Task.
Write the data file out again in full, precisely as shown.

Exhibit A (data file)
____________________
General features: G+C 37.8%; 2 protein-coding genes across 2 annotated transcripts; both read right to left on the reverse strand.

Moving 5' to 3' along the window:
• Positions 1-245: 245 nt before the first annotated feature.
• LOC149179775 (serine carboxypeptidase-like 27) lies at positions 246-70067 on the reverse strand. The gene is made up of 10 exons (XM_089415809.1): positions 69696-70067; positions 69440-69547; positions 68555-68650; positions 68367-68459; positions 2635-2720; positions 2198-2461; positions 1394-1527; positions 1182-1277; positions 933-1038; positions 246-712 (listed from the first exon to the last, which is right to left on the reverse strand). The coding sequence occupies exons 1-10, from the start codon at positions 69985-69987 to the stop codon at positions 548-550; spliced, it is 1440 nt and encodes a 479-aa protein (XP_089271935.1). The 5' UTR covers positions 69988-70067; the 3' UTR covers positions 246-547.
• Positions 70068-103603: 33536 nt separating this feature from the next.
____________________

General features: G+C 37.8%; 2 protein-coding genes across 2 annotated transcripts; both read right to left on the reverse strand.

Moving 5' to 3' along the window:
• Positions 1-245: 245 nt before the first annotated feature.
• LOC149179775 (serine carboxypeptidase-like 27) lies at positions 246-70067 on the reverse strand. The gene is made up of 10 exons (XM_089415809.1): positions 69696-70067; positions 69440-69547; positions 68555-68650; positions 68367-68459; positions 2635-2720; positions 2198-2461; positions 1394-1527; positions 1182-1277; positions 933-1038; positions 246-712 (listed from the first exon to the last, which is right to left on the reverse strand). The coding sequence occupies exons 1-10, from the start codon at positions 69985-69987 to the stop codon at positions 548-550; spliced, it is 1440 nt and encodes a 479-aa protein (XP_089271935.1). The 5' UTR covers positions 69988-70067; the 3' UTR covers positions 246-547.
• Positions 70068-103603: 33536 nt separating this feature from the next.